403(b) Plans

A 403(b) plan is a type of defined contribution plan. These plans allow participants to contribute a portion of their income into an investment fund, offering varying degrees of control on how these investments are managed.

 

Originally, participants were only allowed to contribute to annuities. However, these rules have been relaxed and now employee contributions can be used to invest in mutual funds. A 403(b) plan works in a similar way to other defined contribution plans, such as a 401(k), but with some key differences. Eligibility restrictions apply to all 403(b) plans, as well as the types of plans that are offered in different companies.

The universal availability rule applies to all 403(b) plans. Under this rule, if an employer allows one employee to make deferred contributions from their salary into the plan, they must offer the same benefit to all eligible employees. Certain employees can be excluded from contributing to a plan by an employer, but they must meet specific requirements. An employee who contributes $200 or less per year or who is already enrolled in another 403(b) or 401(k) plan can be excluded. Similarly, nonresident aliens, certain part-time employees and students are also exempt.

Eligibility

Most retirement plans have restrictions and eligibility rules on who can open an account. The rules associated with a 403(b) are more specific. Below are some of the eligible organizations and participants who can open a 403(b) retirement plan:

  • Employees of tax-exempt organizations.
  • Certain employees of public schools
  • Employees of certain cooperative hospital services
  • Certain ministers, including those who work for tax-exempt organizations and those who are self-employed
  • Particular staff member of the Uniformed Services University of the Health Sciences

Contributions

Contributions are divided into two categories: elective deferrals and non-elective deferrals. These contributions work in very similar ways to a 401(k) plan.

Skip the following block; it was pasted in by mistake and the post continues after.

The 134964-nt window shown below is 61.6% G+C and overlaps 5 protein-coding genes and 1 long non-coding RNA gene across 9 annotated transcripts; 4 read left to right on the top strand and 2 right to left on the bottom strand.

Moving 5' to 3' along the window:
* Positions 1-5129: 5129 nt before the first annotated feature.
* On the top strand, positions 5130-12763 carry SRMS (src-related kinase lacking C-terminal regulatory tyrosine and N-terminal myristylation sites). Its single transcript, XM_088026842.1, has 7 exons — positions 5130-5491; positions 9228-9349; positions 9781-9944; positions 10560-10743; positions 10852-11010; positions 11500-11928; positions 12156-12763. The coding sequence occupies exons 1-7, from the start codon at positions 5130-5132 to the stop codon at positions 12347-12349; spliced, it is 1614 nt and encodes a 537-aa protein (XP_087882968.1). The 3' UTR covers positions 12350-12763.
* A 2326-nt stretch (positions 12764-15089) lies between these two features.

Elective deferrals are contributions made by the employee through their paycheck. A portion of the salary is taken out before tax and invested into a 403(b) plan. Because this money is tax deductible, the employee can enjoy certain tax breaks during the year. Ultimately, when the funds are distributed upon retirement, these funds are subject to taxation.

Non-elective contributions are made by the employer into the employee’s plan. As is the case with 401(k) plans, employers have the opportunity to match employee contributions. Depending on the plan, these matched contributions may not be available, or are only applicable if the employee contributes a certain percentage of their paycheck. Matched contributions are not taxed but are subject to taxation when withdrawn. Aside from matched contributions, employers can also contribute a separate amount to a plan, such as company profits.

The limits set on contributions are the same as a 401(k). The 2018 limits allow employees to contribute a maximum of $18,500 to their 403(b) plans per year. An employee can contribute $36,500 or less to a plan per year. The combined annual limit is $55,000. If your annual income is less than $55,000 then your limit is 100 percent of your income.

Catch-up contributions can be used when employees are approaching their retirement. They can contribute an additional $6,000 (2018). Different catch-up contribution rules apply to nonprofit organizations who are enrolled in 403(b) plans. Depending on the plan details, employees who have been with a nonprofit organization, such as a public school, for more than 15 years can contribute an additional $3,000 to their plans.